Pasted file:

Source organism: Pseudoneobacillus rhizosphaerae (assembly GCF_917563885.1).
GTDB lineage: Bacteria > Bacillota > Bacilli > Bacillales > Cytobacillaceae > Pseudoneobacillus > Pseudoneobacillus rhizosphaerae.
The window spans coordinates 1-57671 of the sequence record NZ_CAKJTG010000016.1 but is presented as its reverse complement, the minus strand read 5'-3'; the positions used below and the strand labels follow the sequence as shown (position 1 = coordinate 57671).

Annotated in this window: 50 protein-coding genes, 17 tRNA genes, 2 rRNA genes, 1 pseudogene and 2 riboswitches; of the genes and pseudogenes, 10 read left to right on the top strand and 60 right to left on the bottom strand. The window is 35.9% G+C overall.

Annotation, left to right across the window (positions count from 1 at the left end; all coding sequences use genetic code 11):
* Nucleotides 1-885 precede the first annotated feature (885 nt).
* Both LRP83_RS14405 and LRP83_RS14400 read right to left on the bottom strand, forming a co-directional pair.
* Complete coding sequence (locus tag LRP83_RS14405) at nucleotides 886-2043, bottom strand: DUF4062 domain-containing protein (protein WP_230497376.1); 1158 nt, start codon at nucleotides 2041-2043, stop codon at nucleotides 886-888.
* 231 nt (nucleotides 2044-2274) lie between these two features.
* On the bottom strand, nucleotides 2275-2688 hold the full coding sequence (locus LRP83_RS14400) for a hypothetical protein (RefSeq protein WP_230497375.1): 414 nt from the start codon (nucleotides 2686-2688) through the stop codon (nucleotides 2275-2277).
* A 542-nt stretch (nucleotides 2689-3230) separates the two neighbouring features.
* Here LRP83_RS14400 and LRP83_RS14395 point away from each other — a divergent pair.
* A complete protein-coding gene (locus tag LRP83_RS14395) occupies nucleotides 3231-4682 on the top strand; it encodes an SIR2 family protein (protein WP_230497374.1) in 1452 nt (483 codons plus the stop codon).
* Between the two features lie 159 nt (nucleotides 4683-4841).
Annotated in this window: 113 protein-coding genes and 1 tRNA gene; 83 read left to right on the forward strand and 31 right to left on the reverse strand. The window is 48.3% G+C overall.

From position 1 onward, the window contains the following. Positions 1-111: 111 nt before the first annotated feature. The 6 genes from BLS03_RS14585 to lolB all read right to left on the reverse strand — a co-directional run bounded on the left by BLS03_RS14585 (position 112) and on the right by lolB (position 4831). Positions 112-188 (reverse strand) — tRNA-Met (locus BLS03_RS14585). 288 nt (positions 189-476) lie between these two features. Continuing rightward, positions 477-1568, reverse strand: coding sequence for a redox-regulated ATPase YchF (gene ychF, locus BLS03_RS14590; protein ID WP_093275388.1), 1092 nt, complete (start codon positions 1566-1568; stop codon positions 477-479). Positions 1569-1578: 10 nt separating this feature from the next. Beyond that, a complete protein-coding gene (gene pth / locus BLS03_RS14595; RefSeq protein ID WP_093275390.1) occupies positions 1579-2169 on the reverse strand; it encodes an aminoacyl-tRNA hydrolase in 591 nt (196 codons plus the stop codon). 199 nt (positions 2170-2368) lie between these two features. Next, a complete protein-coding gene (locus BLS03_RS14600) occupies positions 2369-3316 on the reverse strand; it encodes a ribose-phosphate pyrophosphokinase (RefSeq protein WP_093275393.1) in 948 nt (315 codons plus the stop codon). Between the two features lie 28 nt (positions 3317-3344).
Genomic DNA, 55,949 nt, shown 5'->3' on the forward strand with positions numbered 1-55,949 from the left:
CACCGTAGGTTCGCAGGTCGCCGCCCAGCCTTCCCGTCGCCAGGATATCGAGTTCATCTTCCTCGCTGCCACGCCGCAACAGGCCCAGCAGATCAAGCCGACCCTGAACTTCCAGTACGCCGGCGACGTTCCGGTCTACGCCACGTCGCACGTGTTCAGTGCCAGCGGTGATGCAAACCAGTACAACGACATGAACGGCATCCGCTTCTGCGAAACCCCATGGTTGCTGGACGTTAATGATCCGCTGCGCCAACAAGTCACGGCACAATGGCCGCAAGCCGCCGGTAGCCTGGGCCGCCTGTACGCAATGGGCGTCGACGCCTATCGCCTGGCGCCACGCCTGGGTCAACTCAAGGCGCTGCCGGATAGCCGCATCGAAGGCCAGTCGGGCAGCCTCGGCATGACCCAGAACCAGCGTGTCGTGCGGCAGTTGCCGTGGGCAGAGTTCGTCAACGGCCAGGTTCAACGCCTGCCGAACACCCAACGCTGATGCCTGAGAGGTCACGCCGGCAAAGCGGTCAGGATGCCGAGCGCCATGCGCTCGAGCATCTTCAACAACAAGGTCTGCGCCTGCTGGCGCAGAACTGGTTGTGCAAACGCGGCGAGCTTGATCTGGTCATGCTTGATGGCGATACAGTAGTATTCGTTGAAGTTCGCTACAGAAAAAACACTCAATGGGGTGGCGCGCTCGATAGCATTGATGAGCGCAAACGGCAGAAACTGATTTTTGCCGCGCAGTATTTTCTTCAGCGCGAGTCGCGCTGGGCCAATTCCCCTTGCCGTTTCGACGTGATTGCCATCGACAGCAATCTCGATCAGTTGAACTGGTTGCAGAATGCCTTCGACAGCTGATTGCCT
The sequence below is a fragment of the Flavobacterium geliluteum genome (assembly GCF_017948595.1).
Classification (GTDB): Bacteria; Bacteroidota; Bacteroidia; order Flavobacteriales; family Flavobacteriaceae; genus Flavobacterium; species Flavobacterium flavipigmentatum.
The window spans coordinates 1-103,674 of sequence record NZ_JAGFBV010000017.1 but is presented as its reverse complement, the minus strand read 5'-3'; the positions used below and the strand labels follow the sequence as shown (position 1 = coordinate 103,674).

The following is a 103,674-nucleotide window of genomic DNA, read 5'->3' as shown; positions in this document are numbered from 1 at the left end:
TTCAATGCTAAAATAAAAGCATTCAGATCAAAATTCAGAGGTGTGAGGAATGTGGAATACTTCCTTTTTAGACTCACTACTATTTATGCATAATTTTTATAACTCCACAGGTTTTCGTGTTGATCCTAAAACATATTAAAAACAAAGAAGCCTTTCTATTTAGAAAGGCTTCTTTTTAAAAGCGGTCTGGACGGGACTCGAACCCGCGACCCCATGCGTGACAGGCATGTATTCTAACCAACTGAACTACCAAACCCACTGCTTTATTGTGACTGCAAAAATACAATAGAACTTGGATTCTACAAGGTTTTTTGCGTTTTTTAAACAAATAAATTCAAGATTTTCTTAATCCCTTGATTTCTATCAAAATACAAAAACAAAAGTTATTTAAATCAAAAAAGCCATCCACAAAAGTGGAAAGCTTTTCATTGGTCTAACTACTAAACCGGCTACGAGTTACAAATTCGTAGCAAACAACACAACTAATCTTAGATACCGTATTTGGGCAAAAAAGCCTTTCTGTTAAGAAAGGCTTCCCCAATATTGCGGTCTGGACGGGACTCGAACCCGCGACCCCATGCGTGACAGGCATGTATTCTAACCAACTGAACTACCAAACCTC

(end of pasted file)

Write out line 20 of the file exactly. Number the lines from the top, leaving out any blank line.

Classification (GTDB): Bacteria; Bacteroidota; Bacteroidia; order Flavobacteriales; family Flavobacteriaceae; genus Flavobacterium; species Flavobacterium flavipigmentatum.